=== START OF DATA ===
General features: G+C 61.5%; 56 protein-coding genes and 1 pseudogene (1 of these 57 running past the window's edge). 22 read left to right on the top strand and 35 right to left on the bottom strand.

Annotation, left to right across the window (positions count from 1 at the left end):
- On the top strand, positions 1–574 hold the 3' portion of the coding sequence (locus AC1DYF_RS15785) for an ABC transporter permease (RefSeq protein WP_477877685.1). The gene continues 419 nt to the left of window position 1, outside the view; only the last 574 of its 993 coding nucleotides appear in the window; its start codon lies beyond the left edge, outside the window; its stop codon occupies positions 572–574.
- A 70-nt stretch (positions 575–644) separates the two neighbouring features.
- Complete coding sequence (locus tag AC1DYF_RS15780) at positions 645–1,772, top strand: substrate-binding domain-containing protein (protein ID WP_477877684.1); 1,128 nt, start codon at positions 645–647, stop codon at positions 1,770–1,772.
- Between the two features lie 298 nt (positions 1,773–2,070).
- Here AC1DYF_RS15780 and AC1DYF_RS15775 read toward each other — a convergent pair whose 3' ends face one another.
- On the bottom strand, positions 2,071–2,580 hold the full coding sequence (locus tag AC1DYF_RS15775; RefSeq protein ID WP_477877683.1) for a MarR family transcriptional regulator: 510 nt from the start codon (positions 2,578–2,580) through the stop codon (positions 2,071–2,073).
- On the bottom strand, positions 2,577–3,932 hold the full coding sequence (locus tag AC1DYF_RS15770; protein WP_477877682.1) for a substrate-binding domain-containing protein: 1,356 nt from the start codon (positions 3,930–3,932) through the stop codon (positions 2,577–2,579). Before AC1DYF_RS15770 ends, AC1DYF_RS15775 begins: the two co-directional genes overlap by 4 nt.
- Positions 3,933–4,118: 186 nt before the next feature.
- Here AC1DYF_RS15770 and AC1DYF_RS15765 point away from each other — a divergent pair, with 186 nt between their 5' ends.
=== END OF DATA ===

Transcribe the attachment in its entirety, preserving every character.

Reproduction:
General features: G+C 61.5%; 56 protein-coding genes and 1 pseudogene (1 of these 57 running past the window's edge). 22 read left to right on the top strand and 35 right to left on the bottom strand.

Annotation, left to right across the window (positions count from 1 at the left end):
- On the top strand, positions 1–574 hold the 3' portion of the coding sequence (locus AC1DYF_RS15785) for an ABC transporter permease (RefSeq protein WP_477877685.1). The gene continues 419 nt to the left of window position 1, outside the view; only the last 574 of its 993 coding nucleotides appear in the window; its start codon lies beyond the left edge, outside the window; its stop codon occupies positions 572–574.
- A 70-nt stretch (positions 575–644) separates the two neighbouring features.
- Complete coding sequence (locus tag AC1DYF_RS15780) at positions 645–1,772, top strand: substrate-binding domain-containing protein (protein ID WP_477877684.1); 1,128 nt, start codon at positions 645–647, stop codon at positions 1,770–1,772.
- Between the two features lie 298 nt (positions 1,773–2,070).
- Here AC1DYF_RS15780 and AC1DYF_RS15775 read toward each other — a convergent pair whose 3' ends face one another.
- On the bottom strand, positions 2,071–2,580 hold the full coding sequence (locus tag AC1DYF_RS15775; RefSeq protein ID WP_477877683.1) for a MarR family transcriptional regulator: 510 nt from the start codon (positions 2,578–2,580) through the stop codon (positions 2,071–2,073).
- On the bottom strand, positions 2,577–3,932 hold the full coding sequence (locus tag AC1DYF_RS15770; protein WP_477877682.1) for a substrate-binding domain-containing protein: 1,356 nt from the start codon (positions 3,930–3,932) through the stop codon (positions 2,577–2,579). Before AC1DYF_RS15770 ends, AC1DYF_RS15775 begins: the two co-directional genes overlap by 4 nt.
- Positions 3,933–4,118: 186 nt before the next feature.
- Here AC1DYF_RS15770 and AC1DYF_RS15765 point away from each other — a divergent pair, with 186 nt between their 5' ends.